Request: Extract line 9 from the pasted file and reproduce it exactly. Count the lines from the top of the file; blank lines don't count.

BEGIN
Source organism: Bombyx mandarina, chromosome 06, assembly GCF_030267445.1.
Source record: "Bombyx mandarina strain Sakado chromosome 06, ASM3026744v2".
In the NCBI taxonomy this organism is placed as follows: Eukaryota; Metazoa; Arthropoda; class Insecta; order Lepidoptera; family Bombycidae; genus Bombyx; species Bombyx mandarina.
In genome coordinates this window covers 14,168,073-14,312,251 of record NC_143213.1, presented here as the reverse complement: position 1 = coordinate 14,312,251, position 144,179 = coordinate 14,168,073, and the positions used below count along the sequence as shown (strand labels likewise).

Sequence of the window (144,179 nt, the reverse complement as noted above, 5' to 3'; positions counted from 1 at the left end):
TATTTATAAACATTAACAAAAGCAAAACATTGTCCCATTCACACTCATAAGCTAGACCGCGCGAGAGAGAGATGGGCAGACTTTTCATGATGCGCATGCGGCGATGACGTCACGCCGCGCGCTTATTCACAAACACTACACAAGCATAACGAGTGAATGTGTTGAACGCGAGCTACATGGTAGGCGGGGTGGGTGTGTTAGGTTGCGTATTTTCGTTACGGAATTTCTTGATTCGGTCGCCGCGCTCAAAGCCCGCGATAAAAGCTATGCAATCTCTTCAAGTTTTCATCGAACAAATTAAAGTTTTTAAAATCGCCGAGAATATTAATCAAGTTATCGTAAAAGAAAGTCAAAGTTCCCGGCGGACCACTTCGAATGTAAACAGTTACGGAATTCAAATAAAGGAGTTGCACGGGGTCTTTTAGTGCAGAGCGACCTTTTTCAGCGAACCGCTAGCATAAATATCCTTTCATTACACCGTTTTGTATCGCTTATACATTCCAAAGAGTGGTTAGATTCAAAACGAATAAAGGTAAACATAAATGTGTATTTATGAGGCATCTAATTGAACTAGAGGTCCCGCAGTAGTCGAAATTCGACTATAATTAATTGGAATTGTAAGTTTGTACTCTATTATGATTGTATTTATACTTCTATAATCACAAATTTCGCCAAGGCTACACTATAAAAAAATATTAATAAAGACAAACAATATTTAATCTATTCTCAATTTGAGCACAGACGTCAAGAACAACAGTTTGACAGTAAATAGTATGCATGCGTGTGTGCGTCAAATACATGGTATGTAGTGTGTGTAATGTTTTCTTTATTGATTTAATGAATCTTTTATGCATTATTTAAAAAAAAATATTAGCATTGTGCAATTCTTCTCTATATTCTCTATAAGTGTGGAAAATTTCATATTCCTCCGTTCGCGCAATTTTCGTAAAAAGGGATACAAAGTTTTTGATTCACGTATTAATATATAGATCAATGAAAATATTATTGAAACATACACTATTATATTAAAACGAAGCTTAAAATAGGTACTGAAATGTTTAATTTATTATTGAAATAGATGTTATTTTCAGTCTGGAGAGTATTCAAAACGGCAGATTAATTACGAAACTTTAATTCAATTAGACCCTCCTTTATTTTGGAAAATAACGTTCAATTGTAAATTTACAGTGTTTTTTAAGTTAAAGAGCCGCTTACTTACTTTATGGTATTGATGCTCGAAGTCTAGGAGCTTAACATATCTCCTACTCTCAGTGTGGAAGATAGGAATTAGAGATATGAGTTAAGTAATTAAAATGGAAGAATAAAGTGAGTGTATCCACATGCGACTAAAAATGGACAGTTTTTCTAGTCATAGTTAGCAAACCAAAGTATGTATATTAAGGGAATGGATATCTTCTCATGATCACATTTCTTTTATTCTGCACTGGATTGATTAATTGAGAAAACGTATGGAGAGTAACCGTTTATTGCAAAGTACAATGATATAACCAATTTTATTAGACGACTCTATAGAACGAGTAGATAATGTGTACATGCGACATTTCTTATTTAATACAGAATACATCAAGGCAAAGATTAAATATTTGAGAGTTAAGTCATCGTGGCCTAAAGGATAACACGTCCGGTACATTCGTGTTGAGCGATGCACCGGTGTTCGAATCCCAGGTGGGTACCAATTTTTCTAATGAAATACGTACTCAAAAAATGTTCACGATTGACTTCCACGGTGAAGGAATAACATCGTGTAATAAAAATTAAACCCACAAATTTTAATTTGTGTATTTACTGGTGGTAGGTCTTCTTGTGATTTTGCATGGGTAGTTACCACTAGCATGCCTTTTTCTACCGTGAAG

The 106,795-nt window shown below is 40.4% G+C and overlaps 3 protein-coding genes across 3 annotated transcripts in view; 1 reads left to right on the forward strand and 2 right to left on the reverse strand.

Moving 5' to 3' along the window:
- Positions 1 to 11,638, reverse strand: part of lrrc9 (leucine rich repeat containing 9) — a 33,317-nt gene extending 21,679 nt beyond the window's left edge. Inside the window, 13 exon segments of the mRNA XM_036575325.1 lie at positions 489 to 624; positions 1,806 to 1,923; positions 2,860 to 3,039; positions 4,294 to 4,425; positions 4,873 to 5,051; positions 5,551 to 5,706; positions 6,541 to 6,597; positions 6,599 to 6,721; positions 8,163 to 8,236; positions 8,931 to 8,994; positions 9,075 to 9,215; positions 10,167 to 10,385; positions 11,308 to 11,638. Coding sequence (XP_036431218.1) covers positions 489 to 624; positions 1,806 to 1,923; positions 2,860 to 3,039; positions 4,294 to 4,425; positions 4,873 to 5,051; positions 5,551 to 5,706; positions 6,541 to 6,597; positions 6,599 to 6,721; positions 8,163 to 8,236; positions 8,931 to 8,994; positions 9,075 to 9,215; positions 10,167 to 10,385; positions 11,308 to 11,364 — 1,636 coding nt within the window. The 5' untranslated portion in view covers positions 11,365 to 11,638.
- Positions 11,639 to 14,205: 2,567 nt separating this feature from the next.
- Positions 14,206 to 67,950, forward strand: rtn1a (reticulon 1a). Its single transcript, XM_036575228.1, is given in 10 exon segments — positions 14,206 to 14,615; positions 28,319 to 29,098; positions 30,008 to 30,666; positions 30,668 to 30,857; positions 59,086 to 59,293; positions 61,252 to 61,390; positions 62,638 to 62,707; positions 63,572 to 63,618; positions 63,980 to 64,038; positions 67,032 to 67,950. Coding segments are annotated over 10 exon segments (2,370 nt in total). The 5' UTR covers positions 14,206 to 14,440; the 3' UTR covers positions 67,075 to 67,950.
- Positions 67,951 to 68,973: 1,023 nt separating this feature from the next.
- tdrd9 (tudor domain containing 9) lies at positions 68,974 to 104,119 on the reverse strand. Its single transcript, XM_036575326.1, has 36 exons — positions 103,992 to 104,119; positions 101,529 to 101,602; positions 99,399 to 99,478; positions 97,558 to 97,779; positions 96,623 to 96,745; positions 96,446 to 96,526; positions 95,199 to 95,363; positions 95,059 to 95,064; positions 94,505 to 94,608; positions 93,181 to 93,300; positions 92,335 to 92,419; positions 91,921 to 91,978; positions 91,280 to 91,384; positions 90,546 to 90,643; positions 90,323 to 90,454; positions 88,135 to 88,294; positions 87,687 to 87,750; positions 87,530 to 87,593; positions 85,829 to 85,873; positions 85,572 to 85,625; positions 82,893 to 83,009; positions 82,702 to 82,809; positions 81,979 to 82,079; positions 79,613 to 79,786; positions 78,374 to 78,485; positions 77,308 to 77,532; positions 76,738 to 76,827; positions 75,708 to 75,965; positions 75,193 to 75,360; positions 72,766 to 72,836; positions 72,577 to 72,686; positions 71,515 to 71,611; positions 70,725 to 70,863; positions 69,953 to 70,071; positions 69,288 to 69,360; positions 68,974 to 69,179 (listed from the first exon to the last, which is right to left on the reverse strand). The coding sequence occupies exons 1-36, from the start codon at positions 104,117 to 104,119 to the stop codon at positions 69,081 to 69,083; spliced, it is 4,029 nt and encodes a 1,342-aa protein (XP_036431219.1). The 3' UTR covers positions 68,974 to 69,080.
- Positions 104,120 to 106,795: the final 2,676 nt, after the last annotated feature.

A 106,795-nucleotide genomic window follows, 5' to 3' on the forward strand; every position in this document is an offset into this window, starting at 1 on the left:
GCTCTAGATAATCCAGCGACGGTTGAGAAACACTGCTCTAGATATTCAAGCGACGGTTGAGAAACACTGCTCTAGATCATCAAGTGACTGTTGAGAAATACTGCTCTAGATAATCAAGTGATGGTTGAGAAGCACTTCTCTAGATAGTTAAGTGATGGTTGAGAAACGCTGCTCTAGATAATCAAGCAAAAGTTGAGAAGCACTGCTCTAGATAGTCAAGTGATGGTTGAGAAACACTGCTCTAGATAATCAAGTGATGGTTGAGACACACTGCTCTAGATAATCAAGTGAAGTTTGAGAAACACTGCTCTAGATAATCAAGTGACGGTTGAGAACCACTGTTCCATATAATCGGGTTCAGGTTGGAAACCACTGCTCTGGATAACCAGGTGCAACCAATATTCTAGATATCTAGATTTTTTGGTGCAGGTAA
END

- Positions 1 to 11,638, reverse strand: part of lrrc9 (leucine rich repeat containing 9) — a 33,317-nt gene extending 21,679 nt beyond the window's left edge. Inside the window, 13 exon segments of the mRNA XM_036575325.1 lie at positions 489 to 624; positions 1,806 to 1,923; positions 2,860 to 3,039; positions 4,294 to 4,425; positions 4,873 to 5,051; positions 5,551 to 5,706; positions 6,541 to 6,597; positions 6,599 to 6,721; positions 8,163 to 8,236; positions 8,931 to 8,994; positions 9,075 to 9,215; positions 10,167 to 10,385; positions 11,308 to 11,638. Coding sequence (XP_036431218.1) covers positions 489 to 624; positions 1,806 to 1,923; positions 2,860 to 3,039; positions 4,294 to 4,425; positions 4,873 to 5,051; positions 5,551 to 5,706; positions 6,541 to 6,597; positions 6,599 to 6,721; positions 8,163 to 8,236; positions 8,931 to 8,994; positions 9,075 to 9,215; positions 10,167 to 10,385; positions 11,308 to 11,364 — 1,636 coding nt within the window. The 5' untranslated portion in view covers positions 11,365 to 11,638.